Women suffering from vitamin D deficiency are at an increased risk of urinary incontinence, reveals a new study.
The study compared vitamin D levels with incidence of various forms of pelvic floor disorder among 1,881 women, with an average age of 48. Those with low levels of vitamin D (characterized as less than 30 nanograms per milliliter, or ng/ml) had a 170 percent increased risk of urinary incontinence, compared to those with higher blood levels.
This is because as a hormone, vitamin D supports a myriad of bodily functions, including maintenance of muscle and bone. As a result, deficiency could undermine the muscular infrastructure of the pelvis needed for urinary control.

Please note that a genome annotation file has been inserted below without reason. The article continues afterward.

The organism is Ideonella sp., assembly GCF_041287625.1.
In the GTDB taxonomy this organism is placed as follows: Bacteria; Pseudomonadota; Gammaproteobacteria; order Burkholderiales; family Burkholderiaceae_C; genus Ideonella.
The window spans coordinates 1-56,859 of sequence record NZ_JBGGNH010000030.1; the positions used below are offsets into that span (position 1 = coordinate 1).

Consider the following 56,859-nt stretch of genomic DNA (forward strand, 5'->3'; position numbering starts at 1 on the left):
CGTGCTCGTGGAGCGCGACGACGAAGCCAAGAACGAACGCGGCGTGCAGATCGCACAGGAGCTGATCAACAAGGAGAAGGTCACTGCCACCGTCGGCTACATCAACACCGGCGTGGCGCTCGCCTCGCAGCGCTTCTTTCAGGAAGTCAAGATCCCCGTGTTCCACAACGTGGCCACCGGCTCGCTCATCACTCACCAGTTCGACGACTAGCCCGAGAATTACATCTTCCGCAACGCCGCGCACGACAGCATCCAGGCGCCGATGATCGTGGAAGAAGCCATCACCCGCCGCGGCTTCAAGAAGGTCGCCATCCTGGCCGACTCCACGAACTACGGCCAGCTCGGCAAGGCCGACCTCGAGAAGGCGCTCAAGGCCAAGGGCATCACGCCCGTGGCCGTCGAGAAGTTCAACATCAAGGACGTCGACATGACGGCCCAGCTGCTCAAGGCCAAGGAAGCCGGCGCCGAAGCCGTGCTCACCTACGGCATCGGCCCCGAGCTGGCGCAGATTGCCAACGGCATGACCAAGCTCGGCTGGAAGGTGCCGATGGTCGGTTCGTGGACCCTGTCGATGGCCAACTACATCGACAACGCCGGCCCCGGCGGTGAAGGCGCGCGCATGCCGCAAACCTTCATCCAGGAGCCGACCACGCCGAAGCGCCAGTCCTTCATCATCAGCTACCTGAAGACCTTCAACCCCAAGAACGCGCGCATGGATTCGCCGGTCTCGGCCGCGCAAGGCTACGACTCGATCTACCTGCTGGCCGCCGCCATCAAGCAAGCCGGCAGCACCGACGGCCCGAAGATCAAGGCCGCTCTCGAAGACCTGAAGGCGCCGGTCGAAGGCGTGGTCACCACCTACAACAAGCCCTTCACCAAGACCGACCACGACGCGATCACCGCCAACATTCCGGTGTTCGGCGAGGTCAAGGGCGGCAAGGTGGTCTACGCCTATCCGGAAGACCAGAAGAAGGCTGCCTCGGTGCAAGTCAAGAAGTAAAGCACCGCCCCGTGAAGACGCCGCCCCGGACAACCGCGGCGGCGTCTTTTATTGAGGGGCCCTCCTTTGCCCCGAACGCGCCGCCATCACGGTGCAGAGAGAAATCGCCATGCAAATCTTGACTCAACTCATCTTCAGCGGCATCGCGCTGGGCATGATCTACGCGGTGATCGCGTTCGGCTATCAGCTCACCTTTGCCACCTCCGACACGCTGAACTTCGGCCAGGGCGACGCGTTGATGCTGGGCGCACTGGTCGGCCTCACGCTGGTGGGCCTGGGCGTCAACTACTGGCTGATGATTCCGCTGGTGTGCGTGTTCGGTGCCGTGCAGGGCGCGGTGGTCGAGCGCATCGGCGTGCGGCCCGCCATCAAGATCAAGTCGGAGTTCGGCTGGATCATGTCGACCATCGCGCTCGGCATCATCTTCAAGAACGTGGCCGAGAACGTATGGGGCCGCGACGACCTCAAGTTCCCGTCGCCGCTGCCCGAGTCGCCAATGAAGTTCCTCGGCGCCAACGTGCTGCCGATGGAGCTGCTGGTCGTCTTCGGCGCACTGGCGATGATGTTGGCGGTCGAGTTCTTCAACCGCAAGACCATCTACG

Related research suggests that losing weight could result in as much as a 47 percent decrease in episodes of incontinence, perhaps by reducing the pressure that excess adipose tissue places on the pelvis and by increasing levels of vitamin D.
Maintaining levels of vitamin D may lower your risk of other ailments as well, including fractures, tooth loss, depression, chronic pain, and even certain cancers.
The study has been published in Obstetrics and Gynecology.